Amazon warehouse workers demand safer conditions, independent safety audit

AMAZON WORKERS marched on the boss at the company’s STL8 warehouse last week to demand safer working conditions and an independent safety audit. – STL8 Organizing Committee photo


St. Peters, MO – Dozens of Amazon STL8 warehouse workers here marched on the boss May 23 to deliver a petition to demand safer conditions on the job. The petition, signed by more than 400 workers, urged Amazon to implement safer work rates, more break time, implementation of the U.S. Occupational Safety and Health Administration (OSHA) safety recommendations, and an independent safety audit.

“My coworkers and I delivered a petition with over 400 signatures to Amazon management,” said Ash Judd, an Amazon worker and member of the STL8 organizing committee. “Our demands are basic standards for any workplace: lower work rates, additional breaks, the implementation of OSHA’s safety recommendations, and a safety audit.”

Rather than meeting with workers to discuss their concerns, Judd said management chose to hide inside their offices.

“If Amazon is aiming to be Earth’s Best Employer, why won’t they meet with workers with ideas about how to make it so,” Judd asked. “Within minutes of our petition delivery, as if on cue, an ambulance brought one of our coworkers out of the warehouse on a stretcher. We will continue to fight for the safety of every Amazon worker, so ambulance visits are an anomaly at our workplace –– not the norm.”

At Amazon’s annual shareholder meeting May 24, warehouse worker Yvonda Clopton presented a shareholder resolution calling for an independent safety audit of Amazon’s warehouse working conditions. Clopton is a member of the organizing committee at STL8.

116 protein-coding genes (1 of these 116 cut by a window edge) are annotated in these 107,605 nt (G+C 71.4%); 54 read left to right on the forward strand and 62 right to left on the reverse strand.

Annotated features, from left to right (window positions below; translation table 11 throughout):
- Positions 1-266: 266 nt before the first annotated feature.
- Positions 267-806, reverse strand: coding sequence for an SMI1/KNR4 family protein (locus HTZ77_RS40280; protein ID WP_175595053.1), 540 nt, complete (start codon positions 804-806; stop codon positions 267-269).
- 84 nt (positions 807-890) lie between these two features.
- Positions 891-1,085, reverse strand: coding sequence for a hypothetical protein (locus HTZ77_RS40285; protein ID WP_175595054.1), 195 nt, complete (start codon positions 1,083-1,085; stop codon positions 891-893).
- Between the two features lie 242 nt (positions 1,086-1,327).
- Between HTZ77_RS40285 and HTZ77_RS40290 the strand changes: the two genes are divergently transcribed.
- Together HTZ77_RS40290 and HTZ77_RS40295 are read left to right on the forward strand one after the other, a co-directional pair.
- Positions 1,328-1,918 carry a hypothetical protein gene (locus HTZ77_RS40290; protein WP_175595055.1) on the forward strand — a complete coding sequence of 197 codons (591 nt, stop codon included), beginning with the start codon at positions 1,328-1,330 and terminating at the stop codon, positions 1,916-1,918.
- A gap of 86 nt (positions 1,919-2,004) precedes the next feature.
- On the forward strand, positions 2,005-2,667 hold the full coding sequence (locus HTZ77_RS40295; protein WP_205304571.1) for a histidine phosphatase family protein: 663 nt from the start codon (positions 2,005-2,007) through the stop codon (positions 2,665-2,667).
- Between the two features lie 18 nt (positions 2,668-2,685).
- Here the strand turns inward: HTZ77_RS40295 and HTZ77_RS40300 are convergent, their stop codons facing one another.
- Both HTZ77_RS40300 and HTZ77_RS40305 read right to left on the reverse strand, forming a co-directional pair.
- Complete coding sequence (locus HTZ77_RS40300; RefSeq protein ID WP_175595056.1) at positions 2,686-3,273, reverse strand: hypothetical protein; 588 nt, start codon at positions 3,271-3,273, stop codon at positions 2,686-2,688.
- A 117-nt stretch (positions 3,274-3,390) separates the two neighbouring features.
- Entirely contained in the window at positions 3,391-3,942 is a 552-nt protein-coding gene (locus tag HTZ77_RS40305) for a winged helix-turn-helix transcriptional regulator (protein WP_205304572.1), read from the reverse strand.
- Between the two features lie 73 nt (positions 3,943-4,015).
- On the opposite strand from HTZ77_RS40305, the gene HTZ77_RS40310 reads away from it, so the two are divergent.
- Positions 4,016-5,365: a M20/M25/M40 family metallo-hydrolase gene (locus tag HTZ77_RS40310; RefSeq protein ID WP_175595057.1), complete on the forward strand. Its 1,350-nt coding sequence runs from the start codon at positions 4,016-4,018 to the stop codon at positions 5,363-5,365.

“Why am I speaking in support of this proposal? Because right now Amazon warehouses aren’t safe for workers like me,” said Clopton. “How do I know this? I’ve seen it firsthand. Amazon’s high work rates and heavy surveillance are driving workers’ injuries. I’ve worked at Amazon for five years. I’m capped out at my pay, and I feel dead when I leave work every day.

The resolution, filed by shareholder accountability group Tulipshare, echoed demands made by STL8 workers during the march on the boss. Workers mobilized in light of Amazon’s worker safety crisis: While the company made $33 billion in 2021, injury rates at the company remain twice as high as the industry average.

“In response to warehouse workers’ organization efforts and unionization votes, Jeff Bezos admitted Amazon needs ‘to do a better job’ for its employees. Ten Shareholders agree, which is why we are calling for an independent audit and report of the working conditions and treatment

On Friday, May 19, and Saturday, May 20, Amazon STL8 and other workers performed in a Bread & Roses theater production of the Workers’ Opera: Blue Light Special, which featured songs and stories about the dangerous conditions at the St. Peters facility and workers’ efforts to organize. (See related story on page 4.)


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